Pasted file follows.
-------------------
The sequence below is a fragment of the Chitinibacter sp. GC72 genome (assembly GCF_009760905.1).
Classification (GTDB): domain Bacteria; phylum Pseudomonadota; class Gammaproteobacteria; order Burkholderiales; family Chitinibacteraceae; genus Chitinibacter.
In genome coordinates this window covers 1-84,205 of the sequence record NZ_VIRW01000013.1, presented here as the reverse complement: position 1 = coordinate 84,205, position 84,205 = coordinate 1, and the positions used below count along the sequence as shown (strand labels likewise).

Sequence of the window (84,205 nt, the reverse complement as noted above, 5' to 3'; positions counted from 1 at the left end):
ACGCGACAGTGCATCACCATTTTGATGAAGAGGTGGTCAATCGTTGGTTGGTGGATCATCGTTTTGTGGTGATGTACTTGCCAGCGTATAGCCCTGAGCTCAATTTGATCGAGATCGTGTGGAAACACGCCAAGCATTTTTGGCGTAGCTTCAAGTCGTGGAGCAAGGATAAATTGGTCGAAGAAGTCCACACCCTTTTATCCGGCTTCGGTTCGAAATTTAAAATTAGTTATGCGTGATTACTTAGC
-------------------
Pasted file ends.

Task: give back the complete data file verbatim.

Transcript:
The sequence below is a fragment of the Chitinibacter sp. GC72 genome (assembly GCF_009760905.1).
Classification (GTDB): domain Bacteria; phylum Pseudomonadota; class Gammaproteobacteria; order Burkholderiales; family Chitinibacteraceae; genus Chitinibacter.
In genome coordinates this window covers 1-84,205 of the sequence record NZ_VIRW01000013.1, presented here as the reverse complement: position 1 = coordinate 84,205, position 84,205 = coordinate 1, and the positions used below count along the sequence as shown (strand labels likewise).

Sequence of the window (84,205 nt, the reverse complement as noted above, 5' to 3'; positions counted from 1 at the left end):
ACGCGACAGTGCATCACCATTTTGATGAAGAGGTGGTCAATCGTTGGTTGGTGGATCATCGTTTTGTGGTGATGTACTTGCCAGCGTATAGCCCTGAGCTCAATTTGATCGAGATCGTGTGGAAACACGCCAAGCATTTTTGGCGTAGCTTCAAGTCGTGGAGCAAGGATAAATTGGTCGAAGAAGTCCACACCCTTTTATCCGGCTTCGGTTCGAAATTTAAAATTAGTTATGCGTGATTACTTAGC